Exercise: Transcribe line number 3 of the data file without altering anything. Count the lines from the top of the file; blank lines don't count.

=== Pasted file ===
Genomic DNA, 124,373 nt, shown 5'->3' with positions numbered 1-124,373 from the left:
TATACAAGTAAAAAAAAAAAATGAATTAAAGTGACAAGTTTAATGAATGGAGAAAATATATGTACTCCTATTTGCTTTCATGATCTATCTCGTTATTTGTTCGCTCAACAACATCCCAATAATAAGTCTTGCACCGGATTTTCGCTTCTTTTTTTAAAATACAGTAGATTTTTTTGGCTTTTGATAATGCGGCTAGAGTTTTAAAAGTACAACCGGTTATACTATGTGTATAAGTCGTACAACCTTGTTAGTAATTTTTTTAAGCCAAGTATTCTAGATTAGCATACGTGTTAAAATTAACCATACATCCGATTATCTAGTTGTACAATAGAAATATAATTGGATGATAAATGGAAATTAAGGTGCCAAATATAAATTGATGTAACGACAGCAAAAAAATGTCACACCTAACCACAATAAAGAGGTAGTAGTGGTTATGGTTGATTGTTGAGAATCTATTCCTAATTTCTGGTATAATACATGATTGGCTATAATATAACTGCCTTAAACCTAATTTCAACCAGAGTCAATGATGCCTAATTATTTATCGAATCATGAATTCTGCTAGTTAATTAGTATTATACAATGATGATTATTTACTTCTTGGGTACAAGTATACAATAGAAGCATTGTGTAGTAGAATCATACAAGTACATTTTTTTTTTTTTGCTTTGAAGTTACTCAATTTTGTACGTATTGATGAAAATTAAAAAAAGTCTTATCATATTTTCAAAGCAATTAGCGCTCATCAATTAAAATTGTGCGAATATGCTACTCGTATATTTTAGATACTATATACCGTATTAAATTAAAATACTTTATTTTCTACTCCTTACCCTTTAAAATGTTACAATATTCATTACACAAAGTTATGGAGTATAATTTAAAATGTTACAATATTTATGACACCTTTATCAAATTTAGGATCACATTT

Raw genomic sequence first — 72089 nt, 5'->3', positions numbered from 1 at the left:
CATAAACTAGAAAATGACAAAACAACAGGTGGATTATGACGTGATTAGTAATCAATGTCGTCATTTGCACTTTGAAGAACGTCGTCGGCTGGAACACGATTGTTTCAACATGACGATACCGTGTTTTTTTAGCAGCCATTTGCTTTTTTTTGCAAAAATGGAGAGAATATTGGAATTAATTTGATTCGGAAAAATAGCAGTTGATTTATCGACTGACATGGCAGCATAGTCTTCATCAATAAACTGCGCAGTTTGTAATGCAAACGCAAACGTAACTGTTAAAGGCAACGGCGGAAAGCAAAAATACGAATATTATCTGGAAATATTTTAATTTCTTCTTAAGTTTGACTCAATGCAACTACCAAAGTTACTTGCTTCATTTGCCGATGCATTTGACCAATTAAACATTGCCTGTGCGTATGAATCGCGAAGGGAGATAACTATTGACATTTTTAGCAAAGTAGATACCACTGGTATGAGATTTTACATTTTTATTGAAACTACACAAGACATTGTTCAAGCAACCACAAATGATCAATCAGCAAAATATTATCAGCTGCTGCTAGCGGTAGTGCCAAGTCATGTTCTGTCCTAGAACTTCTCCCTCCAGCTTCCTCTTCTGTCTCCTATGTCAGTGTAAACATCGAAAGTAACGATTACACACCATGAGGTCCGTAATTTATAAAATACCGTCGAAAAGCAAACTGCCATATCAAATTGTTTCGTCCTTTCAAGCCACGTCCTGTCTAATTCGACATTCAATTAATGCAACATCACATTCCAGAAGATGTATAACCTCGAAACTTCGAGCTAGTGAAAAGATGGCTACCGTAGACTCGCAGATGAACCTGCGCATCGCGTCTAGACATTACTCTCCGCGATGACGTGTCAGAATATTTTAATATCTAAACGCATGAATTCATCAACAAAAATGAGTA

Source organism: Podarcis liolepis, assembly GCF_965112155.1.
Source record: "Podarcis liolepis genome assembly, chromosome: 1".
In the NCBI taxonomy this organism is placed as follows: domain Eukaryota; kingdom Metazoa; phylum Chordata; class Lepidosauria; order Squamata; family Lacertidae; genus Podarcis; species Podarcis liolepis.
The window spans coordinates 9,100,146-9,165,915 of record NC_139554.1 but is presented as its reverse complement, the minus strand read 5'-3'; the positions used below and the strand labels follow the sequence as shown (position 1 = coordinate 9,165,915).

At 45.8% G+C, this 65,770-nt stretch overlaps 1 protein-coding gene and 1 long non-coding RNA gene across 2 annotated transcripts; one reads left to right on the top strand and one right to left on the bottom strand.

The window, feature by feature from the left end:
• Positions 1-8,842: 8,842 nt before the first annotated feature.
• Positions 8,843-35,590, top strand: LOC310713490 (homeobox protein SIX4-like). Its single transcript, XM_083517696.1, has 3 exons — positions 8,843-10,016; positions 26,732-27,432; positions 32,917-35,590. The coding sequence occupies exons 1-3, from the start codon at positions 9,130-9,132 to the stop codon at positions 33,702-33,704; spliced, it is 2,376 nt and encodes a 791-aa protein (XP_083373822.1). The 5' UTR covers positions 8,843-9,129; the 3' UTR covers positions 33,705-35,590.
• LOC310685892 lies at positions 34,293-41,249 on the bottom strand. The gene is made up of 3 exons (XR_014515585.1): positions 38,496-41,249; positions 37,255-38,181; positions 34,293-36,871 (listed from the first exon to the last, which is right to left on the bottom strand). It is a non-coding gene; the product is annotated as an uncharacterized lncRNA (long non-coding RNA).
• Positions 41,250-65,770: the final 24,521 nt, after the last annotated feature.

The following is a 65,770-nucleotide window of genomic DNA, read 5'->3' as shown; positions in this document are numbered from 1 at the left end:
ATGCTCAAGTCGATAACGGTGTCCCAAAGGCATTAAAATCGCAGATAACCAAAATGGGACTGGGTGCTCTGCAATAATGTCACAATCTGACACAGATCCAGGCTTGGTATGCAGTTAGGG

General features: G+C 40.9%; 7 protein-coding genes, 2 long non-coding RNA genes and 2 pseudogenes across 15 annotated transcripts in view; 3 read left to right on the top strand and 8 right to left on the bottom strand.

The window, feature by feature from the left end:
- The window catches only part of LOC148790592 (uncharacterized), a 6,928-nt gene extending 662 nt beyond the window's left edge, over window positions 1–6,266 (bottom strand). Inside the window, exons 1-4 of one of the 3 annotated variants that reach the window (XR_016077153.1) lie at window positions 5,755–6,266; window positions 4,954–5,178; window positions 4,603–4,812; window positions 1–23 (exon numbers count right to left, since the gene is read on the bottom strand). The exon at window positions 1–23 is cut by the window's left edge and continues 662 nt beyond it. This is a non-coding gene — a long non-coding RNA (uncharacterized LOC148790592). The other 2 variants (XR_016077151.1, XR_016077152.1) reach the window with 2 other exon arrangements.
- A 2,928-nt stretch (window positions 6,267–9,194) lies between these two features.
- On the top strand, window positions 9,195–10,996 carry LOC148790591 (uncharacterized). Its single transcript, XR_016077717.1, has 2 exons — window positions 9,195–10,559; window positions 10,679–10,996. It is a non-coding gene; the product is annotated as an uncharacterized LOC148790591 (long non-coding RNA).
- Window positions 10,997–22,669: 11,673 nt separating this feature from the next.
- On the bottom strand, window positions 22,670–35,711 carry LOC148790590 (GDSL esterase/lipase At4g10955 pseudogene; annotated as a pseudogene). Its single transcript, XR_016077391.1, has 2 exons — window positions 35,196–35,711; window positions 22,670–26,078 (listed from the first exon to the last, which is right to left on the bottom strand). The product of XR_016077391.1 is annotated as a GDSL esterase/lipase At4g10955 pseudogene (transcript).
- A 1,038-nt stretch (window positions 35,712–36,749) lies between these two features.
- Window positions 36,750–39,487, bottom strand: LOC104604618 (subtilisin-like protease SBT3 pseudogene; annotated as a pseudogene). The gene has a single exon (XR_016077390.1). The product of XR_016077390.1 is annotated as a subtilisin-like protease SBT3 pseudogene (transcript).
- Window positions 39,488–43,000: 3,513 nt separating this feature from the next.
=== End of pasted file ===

Raw genomic sequence first — 72089 nt, 5'->3', positions numbered from 1 at the left: